In any prolonged conversation with Abdul-Malik, one begins to understand that he is no mere theoretician. He is the most practical of men. Realizing that the tempered scale is the basis of Western music, he began an extensive study of the mathematics on which it is based. As he grew more fascinated with scales. he became a piano tuner in an attempt to familiarize himself with the mechanics of piano scales. This and his studies have made him somewhat unhappy about the piano’s relative rigidity.

“There is,” he said as an example, “a difference between B flat and an A sharp – but not on a piano. The piano limits you. There are no one-eighth or one-quartertones available. People like Monk should have them.”

And this is nearly criminal in Abdul-Malik’s estimation, because part of his whole concept is to get between notes and to concentrate more on scales than on chords. His primary studies have been of music from India and the Mediterranean countries and a general study of African music.

The music of Somaliland and Sudan,” he explained, has Japanese-like effects and something like the blues. Arabian music – and that includes part of the Sudan – is a music all by itself. It specializes in strings and voice. They can hit one-quarter tones on the head.

‘”The Greeks measure tones in different ways, paying no attention to standard piano tones. A jazz musician can hear this if he wants to, but he can’t play it because of the nature of his instrument or his past training. The Greek instruments can break in eighths from Western notes. They change in midflight and get an infinite amount of scales. They consider the greatest musician to be the one who can go from one scale to another without it being easily heard. You see, they have much more freedom than the jazz musician has.”

The other important element of his practicality is represented in a pragmatic curiosity, whether in study (he’s working now with a Japanese musician) or in travel. He’s been on two overseas tours during the last year. both sponsored by the Stale Department.

He was largely disappointed by the one to Nigeria because “it was too much a government social event. The people who wanted to see us couldn’t. Some of them didn’t even know we were there. And because of the way it was run, very little real jazz was heard, and there was very little mixing between us and them, unfortunately”.

But he was pleased, he said, with what he did see and hear.

“People from all over came and performed,” he said. “There were fantastic acrobats, and the music was interesting. Much of it is what is called high-life. It is very common to west Africa, and it has a real relationship to calypso, especially in the dance. There were some musicians there from the eastern part of Nigeria, and their music is quite different. more related to the Arabian.”

In South America, Abdul-Malik. also found a lack of government understanding of jazz’ importance.

”The people,” he said, “were so hungry for jazz. I saw lines of people everywhere, all kinds of people, asking for records, asking for all sons of groups, wondering why the embassy promoted classical music and movie stars. They [embassy personnel] are completely out of touch with the native people:’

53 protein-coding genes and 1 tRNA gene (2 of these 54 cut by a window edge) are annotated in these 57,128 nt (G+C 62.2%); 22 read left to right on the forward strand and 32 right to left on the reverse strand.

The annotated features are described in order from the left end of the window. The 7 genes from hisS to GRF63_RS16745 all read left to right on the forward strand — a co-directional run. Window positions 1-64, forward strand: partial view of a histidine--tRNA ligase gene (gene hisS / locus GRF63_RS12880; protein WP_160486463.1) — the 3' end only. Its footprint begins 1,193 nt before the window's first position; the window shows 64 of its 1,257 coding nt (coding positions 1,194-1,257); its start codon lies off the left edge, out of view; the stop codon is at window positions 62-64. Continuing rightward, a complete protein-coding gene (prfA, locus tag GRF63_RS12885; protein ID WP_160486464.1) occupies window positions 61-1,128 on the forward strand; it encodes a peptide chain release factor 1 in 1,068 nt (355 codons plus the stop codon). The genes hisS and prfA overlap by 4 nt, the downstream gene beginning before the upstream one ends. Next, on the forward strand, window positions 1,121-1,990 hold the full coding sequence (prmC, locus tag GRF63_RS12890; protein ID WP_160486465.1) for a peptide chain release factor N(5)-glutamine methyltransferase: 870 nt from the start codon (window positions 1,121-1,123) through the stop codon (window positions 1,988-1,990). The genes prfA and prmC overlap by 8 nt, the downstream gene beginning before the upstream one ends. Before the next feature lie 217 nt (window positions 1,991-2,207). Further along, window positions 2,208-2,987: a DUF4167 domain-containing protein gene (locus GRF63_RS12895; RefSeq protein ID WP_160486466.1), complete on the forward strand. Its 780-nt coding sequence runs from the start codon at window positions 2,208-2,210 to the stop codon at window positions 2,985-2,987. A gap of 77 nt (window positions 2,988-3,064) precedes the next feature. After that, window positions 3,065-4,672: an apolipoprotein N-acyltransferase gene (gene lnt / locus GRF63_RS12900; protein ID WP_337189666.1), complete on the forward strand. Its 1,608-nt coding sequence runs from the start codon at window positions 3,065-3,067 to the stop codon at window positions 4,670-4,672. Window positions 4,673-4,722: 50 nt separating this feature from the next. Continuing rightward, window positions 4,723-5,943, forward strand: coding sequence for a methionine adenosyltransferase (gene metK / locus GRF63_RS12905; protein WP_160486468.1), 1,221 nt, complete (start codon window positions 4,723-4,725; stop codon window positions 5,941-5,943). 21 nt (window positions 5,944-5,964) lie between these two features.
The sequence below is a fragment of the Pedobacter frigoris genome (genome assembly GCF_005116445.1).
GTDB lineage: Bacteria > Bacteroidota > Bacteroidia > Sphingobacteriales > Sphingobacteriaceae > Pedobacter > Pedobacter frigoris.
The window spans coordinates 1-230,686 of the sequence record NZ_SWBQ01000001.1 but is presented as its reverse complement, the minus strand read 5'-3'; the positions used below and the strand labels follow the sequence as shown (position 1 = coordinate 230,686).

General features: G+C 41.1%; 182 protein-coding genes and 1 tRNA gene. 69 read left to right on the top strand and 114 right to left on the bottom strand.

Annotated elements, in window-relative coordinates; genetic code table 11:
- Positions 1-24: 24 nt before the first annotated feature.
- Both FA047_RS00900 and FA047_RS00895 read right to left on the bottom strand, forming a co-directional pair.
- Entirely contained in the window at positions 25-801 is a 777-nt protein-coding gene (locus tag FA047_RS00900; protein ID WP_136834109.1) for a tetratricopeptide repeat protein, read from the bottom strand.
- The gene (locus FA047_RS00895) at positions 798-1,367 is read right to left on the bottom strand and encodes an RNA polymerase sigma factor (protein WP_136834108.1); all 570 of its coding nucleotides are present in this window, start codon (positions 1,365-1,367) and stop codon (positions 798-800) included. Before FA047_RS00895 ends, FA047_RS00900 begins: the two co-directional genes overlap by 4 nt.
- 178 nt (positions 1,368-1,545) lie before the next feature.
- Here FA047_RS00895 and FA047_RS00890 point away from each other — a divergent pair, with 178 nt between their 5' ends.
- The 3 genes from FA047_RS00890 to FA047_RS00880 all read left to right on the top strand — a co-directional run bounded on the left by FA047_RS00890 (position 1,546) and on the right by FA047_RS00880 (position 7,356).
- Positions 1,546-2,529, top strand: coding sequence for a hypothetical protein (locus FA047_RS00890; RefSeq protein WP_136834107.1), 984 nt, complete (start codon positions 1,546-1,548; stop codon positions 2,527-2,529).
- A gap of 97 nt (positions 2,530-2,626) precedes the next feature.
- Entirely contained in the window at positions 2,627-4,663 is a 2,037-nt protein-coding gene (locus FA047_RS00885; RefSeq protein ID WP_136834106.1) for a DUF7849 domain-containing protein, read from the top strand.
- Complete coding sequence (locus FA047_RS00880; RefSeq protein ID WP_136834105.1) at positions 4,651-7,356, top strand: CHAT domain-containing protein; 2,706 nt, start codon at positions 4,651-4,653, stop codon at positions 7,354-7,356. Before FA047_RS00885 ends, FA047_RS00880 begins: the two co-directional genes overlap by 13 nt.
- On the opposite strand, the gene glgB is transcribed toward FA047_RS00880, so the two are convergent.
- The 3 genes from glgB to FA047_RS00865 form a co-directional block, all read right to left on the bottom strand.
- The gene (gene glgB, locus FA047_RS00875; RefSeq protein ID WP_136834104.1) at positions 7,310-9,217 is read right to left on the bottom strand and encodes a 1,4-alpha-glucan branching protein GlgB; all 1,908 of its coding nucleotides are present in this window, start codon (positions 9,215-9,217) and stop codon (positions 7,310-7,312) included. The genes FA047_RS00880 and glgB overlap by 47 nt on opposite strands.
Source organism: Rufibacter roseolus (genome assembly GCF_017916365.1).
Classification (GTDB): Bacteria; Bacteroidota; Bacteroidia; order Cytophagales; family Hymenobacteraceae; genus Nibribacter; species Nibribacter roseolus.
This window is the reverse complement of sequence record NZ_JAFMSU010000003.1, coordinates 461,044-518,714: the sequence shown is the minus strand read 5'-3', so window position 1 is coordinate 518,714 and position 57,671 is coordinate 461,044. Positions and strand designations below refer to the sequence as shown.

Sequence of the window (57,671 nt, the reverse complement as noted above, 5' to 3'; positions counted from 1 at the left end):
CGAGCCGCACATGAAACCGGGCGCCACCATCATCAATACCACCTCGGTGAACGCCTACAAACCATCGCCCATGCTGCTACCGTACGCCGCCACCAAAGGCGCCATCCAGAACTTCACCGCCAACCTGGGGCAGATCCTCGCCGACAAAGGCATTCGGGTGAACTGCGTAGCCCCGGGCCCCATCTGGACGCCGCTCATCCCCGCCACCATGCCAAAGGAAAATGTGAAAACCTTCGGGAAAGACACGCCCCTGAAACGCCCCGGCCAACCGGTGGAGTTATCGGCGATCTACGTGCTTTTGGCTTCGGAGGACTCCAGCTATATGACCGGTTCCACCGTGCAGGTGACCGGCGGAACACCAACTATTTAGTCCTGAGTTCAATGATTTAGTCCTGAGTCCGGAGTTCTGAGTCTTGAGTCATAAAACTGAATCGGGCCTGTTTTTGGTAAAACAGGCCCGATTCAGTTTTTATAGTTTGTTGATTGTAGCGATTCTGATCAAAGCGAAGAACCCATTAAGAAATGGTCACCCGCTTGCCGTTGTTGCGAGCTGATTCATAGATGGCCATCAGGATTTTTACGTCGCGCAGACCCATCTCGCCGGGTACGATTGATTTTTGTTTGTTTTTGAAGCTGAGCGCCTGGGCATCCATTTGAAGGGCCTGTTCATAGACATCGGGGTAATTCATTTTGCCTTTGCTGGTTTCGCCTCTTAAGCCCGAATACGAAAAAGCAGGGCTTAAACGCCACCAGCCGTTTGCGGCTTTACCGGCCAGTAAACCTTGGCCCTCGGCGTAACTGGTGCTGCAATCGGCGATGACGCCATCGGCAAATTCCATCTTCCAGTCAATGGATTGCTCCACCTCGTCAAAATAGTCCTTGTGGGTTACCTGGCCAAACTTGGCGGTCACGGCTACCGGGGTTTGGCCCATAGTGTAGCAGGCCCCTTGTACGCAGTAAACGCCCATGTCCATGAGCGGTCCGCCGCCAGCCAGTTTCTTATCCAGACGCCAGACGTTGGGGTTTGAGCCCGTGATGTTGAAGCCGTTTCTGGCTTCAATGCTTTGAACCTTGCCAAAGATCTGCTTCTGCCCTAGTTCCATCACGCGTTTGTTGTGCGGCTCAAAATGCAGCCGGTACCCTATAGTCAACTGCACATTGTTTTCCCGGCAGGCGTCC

He was not out of touch. however. An inveterate walker wherever he visits, he met dozens of musicians.

“This has always been me,” he said, “since the first time I knew myself. I always wander, talk to people, and eat in the people’s restaurants. You know, I always ask for a kosher restaurant. If I can’t find one, I usually eat fish, either baked or broiled. It’s the safest. And , don’t eat vegetables or fruit.”

The tour stayed almost a week in Sao Paulo, Brazil, and his knowledge of Arabic was useful when he found large Oriental section in that city. He played with groups there and in other parts of the city. particularly with “a modern samba group. They were amazed at my feeling for their music, but 1 think most Latin music has a strong calypso feeling. The people were very friendly, and they gave me music, records, and instruments.

“In Argentina I had a similar experience. I went to Lebanese and Syrian places, and I heard music you would never hear in New York. In Argentina they play tangos and boleros, as well as sambas, the way they should be played. It was exciting to hear all this and to hear so many good musicians. I want to return there and to all parts of Africa to learn more and to record with the musicians.”

These wants hardly dent the scope of Abdul-Malik’s ambitions. He’d like to extend that African recording trip through the Near East. Now studying Indian music, he wants to devote a record to it. He plans on a soundtrack for an African film. He wants to start his own flexible group again. But he also wants to play with every other kind of group.

“The widest experience,” he said, “is most important, especially playing music you don’t want to play.”

Then, sometime this fall, he said he plans on a concert at the Brooklyn Museum in company with Japanese musicians. Through it all, he said he intends to keep on teaching – “it is as important as learning yourself. One retains your memory, the other advances you.”

All of that, much as it may be. is not a complete portrait of the man but only an outline. hopefully to be filled in when the scope of his learning and abilities reach fruition in more acceptance. For now. even the outline casts a huge shadow, in his playing-wherever or with whomever – and in his teaching but most particularly in his belief in total musicianship, in the dependence that musicianship has on faith and diversified knowledge, and the change that those things can bring about in life as well as music. As he put it. The tribes have always contributed to each other for common expression and growth.”

Thus, exact and total expression is the goal of mankind and the duty of the artist. Abdul-Malik is reaching for that goal.